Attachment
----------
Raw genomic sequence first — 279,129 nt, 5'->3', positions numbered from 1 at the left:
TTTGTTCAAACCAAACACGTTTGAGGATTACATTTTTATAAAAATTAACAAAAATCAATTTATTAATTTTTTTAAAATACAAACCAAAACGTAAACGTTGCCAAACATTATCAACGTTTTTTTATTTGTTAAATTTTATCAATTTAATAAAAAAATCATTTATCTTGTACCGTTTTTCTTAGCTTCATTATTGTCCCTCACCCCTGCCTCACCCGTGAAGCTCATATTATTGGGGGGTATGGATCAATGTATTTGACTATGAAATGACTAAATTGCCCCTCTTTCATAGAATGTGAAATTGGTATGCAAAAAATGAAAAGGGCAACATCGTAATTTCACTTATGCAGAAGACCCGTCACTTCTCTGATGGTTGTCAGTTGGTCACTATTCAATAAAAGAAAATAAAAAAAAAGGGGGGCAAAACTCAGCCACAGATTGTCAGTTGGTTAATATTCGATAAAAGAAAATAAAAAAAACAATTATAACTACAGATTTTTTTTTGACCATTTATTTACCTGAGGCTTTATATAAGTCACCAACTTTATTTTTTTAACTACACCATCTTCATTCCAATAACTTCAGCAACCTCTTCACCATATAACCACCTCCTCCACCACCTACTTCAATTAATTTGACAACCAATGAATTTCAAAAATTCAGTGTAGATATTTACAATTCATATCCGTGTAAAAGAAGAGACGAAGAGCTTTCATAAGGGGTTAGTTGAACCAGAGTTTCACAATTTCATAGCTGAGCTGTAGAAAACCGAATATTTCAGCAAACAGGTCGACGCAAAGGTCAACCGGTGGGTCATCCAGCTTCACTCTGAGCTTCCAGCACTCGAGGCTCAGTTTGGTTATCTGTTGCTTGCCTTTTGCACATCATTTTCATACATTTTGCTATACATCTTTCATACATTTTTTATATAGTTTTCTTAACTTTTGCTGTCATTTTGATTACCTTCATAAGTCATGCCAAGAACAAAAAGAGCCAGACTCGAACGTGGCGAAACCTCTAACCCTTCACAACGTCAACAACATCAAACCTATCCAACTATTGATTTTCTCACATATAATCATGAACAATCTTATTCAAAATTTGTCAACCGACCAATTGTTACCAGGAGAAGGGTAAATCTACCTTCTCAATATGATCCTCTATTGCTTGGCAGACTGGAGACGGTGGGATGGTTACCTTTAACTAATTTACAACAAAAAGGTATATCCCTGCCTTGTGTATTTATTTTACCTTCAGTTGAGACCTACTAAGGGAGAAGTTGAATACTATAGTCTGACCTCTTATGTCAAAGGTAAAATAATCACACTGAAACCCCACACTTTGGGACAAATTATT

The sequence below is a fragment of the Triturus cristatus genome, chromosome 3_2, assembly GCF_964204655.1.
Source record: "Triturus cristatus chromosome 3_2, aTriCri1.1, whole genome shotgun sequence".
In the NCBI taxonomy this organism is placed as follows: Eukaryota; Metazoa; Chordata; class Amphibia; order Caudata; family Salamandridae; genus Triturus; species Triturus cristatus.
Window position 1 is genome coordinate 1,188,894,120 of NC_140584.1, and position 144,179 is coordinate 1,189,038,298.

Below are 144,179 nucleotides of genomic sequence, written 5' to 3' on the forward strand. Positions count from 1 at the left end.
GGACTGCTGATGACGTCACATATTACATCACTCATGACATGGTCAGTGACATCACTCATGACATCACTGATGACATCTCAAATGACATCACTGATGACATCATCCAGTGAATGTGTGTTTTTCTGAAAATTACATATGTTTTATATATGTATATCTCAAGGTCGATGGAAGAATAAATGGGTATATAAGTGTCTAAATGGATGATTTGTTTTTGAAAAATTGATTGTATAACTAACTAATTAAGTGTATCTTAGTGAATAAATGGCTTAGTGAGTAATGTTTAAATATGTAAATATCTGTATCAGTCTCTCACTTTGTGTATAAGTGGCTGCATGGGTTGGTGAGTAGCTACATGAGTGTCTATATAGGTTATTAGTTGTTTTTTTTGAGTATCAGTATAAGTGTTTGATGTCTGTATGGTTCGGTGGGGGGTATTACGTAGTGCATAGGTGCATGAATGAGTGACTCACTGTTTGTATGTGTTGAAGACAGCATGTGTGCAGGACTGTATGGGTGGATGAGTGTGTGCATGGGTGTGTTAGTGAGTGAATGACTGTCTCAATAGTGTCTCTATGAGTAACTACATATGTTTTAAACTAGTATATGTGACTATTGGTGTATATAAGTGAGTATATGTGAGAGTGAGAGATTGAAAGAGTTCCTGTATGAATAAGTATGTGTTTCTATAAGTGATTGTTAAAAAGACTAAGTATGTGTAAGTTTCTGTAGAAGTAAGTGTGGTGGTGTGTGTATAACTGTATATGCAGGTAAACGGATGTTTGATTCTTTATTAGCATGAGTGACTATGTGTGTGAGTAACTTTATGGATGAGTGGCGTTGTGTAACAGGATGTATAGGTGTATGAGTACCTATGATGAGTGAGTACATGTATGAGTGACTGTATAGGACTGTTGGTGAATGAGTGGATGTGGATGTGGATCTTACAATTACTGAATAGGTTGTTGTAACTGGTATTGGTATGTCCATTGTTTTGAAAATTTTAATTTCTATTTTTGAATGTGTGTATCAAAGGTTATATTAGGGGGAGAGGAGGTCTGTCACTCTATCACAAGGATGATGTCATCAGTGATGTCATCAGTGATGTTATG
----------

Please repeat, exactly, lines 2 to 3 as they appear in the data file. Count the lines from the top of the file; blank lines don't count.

TTTGTTCAAACCAAACACGTTTGAGGATTACATTTTTATAAAAATTAACAAAAATCAATTTATTAATTTTTTTAAAATACAAACCAAAACGTAAACGTTGCCAAACATTATCAACGTTTTTTTATTTGTTAAATTTTATCAATTTAATAAAAAAATCATTTATCTTGTACCGTTTTTCTTAGCTTCATTATTGTCCCTCACCCCTGCCTCACCCGTGAAGCTCATATTATTGGGGGGTATGGATCAATGTATTTGACTATGAAATGACTAAATTGCCCCTCTTTCATAGAATGTGAAATTGGTATGCAAAAAATGAAAAGGGCAACATCGTAATTTCACTTATGCAGAAGACCCGTCACTTCTCTGATGGTTGTCAGTTGGTCACTATTCAATAAAAGAAAATAAAAAAAAAGGGGGGCAAAACTCAGCCACAGATTGTCAGTTGGTTAATATTCGATAAAAGAAAATAAAAAAAACAATTATAACTACAGATTTTTTTTTGACCATTTATTTACCTGAGGCTTTATATAAGTCACCAACTTTATTTTTTTAACTACACCATCTTCATTCCAATAACTTCAGCAACCTCTTCACCATATAACCACCTCCTCCACCACCTACTTCAATTAATTTGACAACCAATGAATTTCAAAAATTCAGTGTAGATATTTACAATTCATATCCGTGTAAAAGAAGAGACGAAGAGCTTTCATAAGGGGTTAGTTGAACCAGAGTTTCACAATTTCATAGCTGAGCTGTAGAAAACCGAATATTTCAGCAAACAGGTCGACGCAAAGGTCAACCGGTGGGTCATCCAGCTTCACTCTGAGCTTCCAGCACTCGAGGCTCAGTTTGGTTATCTGTTGCTTGCCTTTTGCACATCATTTTCATACATTTTGCTATACATCTTTCATACATTTTTTATATAGTTTTCTTAACTTTTGCTGTCATTTTGATTACCTTCATAAGTCATGCCAAGAACAAAAAGAGCCAGACTCGAACGTGGCGAAACCTCTAACCCTTCACAACGTCAACAACATCAAACCTATCCAACTATTGATTTTCTCACATATAATCATGAACAATCTTATTCAAAATTTGTCAACCGACCAATTGTTACCAGGAGAAGGGTAAATCTACCTTCTCAATATGATCCTCTATTGCTTGGCAGACTGGAGACGGTGGGATGGTTACCTTTAACTAATTTACAACAAAAAGGTATATCCCTGCCTTGTGTATTTATTTTACCTTCAGTTGAGACCTACTAAGGGAGAAGTTGAATACTATAGTCTGACCTCTTATGTCAAAGGTAAAATAATCACACTGAAACCCCACACTTTGGGACAAATTATT

The sequence below is a fragment of the Triturus cristatus genome, chromosome 3_2, assembly GCF_964204655.1.